Post by Andrew Gold
Given the recent blog debate about the distinctiveness of private law, I would like to raise a separate but related issue. Often, when we talk about what private law is, we are concerned with what separates private law from other fields – how do we distinguish private law from public law? But there is another way people talk about what private law is. We may seek to understand what private law is, in contrast to what private law does. See Benjamin C. Zipursky, Pragmatic Conceptualism, 6 Legal Theory 457, 482 (2000) (discussing the distinction). This concern raises an interpretive question. How should we seek to understand private law concepts? And this question lies at the heart of much recent private law theory.
Private law theorists are increasingly focused on figuring out private law concepts – and attempting to do so from the law’s point of view. For those new to the field, I wanted to suggest some starting points in this literature. There are several groundbreaking works that develop this approach. See, e.g., Ernest Weinrib, The Idea of Private Law (1995) (chapter 1); Jules Coleman, The Practice of Principle (2001) (chapters 1-5); Benjamin C. Zipursky, Pragmatic Conceptualism, 6 Legal Theory 457 (2000). A particularly helpful overview of different interpretive criteria is Stephen A. Smith, Contract Theory (2004) (chapter 1). There are also economic arguments that emphasize private law concepts from the legal point of view. See Henry E. Smith, Modularity and Morality in the Law of Torts, 4 J. Tort L. 1 (2011). Finally, for important responses to some of the above work, see William Lucy, Method and Fit: Two Problems for Contemporary Philosophies of Tort Law, 52 McGill L.J. 605 (2007); Jody S. Kraus, Transparency and Determinacy in Common Law Adjudication: A Philosophical Defense of Explanatory Economic Analysis, 93 Va. L. Rev. 287 (2007).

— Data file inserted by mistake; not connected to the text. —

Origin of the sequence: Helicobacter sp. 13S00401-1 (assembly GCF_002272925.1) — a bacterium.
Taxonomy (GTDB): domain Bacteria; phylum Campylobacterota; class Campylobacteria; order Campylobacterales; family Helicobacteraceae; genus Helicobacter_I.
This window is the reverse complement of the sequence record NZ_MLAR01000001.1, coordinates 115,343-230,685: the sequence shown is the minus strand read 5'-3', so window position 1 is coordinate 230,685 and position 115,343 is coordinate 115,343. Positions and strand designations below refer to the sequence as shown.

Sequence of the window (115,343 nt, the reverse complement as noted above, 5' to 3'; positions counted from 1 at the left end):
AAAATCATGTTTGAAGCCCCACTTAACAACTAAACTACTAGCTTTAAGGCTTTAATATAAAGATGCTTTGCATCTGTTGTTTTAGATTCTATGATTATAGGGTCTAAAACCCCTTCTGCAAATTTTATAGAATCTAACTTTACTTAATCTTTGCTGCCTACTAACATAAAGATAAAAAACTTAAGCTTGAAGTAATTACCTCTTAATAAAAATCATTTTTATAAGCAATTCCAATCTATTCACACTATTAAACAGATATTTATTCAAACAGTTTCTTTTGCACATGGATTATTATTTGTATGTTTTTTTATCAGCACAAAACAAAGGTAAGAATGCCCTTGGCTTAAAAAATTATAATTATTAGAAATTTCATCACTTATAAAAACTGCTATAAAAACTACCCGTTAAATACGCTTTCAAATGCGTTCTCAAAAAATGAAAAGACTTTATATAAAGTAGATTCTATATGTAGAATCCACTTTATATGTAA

Part of what makes private law theory a vibrant field is an ongoing debate about the concepts in private law.